The pneumococcal polysaccharide vaccine protects against the 23 most common types of streptococcus pneumoniae bacteria (PPSV23) and the pneumonia (pneumococcal) conjugate vaccine protects against 13 types of streptococcus pneumoniae bacteria (PCV13), including those most likely to cause serious disease. New recommendations state that two doses (one polysaccharide and one conjugate) of pneumonia vaccine are needed, but under some circumstances additional doses may be recommended.

Hepatitis A is a virus that infects the liver and the best way to protect against hepatitis A is to get vaccinated. Agevital provide the vaccine to children 24 months and older and to adults. It is administered in one primary dose and a second booster dose, usually 6 months apart. Hepatitis A is one of several types of hepatitis viruses that cause inflammation affecting your liver's ability to function. It is usually spread through the ingestion of contaminated food or water or close contact including sexual relations with someone who is already infected. Frequent hand washing with soap and warm water after using the bathroom, changing a diaper, or before preparing food can help prevent the spread of hepatitis A. The Hepatitis A vaccine is the best way to prevent infection and is safe and effective. The vaccine, given in two doses six months apart and both shots are needed for long-term protection. The CDC recommends all children at age 1 year; travelers to countries that have high rates of hepatitis A; men who have sexual contact with other men; people with lifelong liver diseases; People who are treated with clotting-factor concentrates for hemophilia or another medical condition; people who work with hepatitis A infected animals or in a hepatitis A research laboratory should get Hepatitis A vaccine.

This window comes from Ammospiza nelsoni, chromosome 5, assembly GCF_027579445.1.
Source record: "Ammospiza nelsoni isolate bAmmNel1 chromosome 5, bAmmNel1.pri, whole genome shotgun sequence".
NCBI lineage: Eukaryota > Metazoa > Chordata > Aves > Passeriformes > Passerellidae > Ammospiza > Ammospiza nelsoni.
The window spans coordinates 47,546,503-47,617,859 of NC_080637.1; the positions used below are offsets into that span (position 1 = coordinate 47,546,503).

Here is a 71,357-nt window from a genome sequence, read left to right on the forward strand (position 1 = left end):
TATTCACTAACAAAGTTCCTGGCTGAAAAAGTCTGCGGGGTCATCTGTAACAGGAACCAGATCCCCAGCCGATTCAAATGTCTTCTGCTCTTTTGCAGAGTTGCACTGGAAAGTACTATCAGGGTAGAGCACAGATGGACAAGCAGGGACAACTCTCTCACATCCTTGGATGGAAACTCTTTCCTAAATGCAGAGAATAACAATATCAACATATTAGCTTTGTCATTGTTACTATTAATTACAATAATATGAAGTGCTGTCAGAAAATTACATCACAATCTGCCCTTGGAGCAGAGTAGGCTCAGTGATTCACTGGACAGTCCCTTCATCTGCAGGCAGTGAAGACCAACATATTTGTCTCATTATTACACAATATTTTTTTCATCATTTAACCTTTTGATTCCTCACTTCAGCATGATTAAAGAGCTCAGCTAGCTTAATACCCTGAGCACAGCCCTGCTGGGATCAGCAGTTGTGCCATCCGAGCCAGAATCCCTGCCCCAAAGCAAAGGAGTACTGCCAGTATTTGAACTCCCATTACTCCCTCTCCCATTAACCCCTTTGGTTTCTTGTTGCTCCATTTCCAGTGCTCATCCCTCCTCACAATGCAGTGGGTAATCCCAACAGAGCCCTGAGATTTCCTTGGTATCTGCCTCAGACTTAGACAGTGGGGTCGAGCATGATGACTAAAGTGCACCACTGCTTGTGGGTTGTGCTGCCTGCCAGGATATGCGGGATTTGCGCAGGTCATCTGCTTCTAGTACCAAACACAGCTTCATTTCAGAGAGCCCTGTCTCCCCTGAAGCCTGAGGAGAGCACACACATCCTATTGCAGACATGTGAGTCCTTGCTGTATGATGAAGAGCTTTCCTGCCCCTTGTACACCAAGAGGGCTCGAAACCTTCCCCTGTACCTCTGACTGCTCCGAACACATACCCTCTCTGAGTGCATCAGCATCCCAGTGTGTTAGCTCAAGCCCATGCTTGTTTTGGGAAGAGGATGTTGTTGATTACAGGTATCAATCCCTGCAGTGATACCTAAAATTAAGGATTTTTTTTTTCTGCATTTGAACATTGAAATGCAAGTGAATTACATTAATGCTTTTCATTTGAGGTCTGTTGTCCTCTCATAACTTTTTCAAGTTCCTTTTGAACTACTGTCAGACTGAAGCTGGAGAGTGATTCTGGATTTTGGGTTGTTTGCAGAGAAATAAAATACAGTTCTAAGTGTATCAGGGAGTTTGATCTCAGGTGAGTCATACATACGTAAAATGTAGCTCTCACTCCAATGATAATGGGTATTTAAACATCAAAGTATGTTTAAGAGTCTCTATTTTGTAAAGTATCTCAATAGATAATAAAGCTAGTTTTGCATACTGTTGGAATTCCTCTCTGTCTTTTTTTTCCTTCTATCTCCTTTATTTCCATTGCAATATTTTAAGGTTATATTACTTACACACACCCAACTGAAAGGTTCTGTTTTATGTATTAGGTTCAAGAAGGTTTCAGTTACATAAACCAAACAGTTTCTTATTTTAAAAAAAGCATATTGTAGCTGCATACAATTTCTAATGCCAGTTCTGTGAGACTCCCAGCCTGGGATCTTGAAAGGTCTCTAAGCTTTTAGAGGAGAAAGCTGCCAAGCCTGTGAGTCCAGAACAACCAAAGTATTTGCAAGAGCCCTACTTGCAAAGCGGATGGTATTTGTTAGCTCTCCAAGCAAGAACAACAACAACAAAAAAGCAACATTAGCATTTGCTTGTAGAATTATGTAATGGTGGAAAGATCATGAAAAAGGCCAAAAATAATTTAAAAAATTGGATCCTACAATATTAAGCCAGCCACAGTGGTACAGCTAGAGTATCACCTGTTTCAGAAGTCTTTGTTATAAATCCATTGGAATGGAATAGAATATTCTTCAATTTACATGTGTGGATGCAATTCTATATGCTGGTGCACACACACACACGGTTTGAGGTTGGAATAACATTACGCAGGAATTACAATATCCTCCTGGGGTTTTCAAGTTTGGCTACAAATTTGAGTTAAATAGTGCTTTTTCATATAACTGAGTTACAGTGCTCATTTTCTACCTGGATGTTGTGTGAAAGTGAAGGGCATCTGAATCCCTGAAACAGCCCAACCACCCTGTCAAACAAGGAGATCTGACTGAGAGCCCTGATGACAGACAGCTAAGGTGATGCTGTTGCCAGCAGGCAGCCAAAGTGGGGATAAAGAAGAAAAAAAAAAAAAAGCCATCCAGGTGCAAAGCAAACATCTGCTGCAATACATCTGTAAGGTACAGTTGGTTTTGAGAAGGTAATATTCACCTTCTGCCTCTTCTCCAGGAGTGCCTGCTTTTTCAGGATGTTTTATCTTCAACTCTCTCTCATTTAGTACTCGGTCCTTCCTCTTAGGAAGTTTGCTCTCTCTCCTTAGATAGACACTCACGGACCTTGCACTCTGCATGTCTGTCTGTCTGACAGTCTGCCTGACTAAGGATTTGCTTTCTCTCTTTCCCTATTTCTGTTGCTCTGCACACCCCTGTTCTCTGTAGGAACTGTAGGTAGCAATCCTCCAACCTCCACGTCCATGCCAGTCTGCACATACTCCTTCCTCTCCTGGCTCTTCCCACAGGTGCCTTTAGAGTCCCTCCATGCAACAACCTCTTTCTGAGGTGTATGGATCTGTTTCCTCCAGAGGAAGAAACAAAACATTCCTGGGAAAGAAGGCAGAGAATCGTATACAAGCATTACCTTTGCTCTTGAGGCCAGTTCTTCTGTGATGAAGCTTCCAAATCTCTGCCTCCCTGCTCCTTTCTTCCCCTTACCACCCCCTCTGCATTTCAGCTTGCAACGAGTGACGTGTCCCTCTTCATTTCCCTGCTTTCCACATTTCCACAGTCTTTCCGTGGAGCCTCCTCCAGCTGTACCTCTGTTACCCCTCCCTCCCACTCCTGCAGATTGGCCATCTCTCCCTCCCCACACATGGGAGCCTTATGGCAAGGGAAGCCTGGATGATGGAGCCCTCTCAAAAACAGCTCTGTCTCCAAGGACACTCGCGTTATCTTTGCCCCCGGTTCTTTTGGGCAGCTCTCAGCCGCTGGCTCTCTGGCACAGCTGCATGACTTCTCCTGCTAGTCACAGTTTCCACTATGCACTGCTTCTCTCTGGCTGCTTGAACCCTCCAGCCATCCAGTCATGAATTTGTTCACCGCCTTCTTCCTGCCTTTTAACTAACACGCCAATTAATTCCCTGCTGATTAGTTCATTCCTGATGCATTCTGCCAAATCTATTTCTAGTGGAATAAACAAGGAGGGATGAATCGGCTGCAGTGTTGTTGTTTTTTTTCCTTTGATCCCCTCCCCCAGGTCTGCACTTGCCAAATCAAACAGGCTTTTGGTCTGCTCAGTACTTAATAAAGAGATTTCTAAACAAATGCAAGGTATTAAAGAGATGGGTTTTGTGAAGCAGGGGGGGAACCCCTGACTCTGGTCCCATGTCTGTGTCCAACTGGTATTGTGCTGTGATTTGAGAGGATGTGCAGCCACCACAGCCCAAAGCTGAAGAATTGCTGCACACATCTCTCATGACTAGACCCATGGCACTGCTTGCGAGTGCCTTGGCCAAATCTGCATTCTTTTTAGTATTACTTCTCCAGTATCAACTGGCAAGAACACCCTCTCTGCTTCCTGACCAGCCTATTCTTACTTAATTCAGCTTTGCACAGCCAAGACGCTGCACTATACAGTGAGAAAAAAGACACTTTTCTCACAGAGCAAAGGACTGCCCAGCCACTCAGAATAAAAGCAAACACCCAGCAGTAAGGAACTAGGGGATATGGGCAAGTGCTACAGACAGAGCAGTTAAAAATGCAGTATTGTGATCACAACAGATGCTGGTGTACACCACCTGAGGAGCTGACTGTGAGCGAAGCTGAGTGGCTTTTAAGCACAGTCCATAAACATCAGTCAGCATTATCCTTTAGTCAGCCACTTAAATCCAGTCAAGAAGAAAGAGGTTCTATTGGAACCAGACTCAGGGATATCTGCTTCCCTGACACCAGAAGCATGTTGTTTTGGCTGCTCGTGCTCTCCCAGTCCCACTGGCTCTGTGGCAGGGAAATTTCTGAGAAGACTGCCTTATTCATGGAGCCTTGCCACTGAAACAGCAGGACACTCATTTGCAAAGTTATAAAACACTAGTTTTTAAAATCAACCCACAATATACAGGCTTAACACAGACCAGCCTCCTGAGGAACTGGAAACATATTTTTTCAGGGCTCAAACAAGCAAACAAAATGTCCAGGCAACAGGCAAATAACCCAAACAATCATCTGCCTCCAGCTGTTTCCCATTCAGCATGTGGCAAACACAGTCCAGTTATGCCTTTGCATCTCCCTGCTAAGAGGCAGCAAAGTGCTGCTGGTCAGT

Meningitis is a rare but serious infection of the fluid surrounding the brain and spinal cord, and is caused by meningococcal disease, a bacterial illness. Symptoms can include fever, stiff neck, eye sensitivity to light, purple-spotted rash, a drop in blood pressure, headache, nausea, and vomiting. Meningitis is potentially fatal. Even with antibiotic treatment, 10-15% of infected people can die. And as many as 20% of people who survive the infection can be expected to lose a limb, become deaf, or have serious long-term medical conditions.

The meningitis vaccine protects against meningococcal disease, which is a serious bacterial illness. Many colleges and boarding schools require it to protect students living in dorms. It is recommended that 11–12 year olds be vaccinated with meningococcal conjugate vaccine with a booster dose given at age 16.The meningococcal conjugate vaccine (MCV4) can prevent four types of meningococcal disease. This vaccine protects about 90% of people who get it. This vaccine is not indicated for treatment of meningococcal infections. The Centers for Disease Control and Prevention (CDC) recommends all 11-12 years old children be vaccinated with meningococcal conjugate vaccine (MCV4) and booster dose should be given at age 16 years. For adolescents who receive the first dose at age 13 through 15 years, a one-time booster dose should be administered, preferably at age 16 through 18 years, before the peak in increased risk. Adolescents who receive their first dose of MCV4 at or after age 16 years do not need a booster dose. In addition, the meningitis vaccine is recommended for stduents living in dormitories, U.S. military recruits, microbiologists who are routinely exposed to meningococcal bacteria and anyone travelling to, or living in, a part of the world where meningococcal disease is common, such as parts of Africa.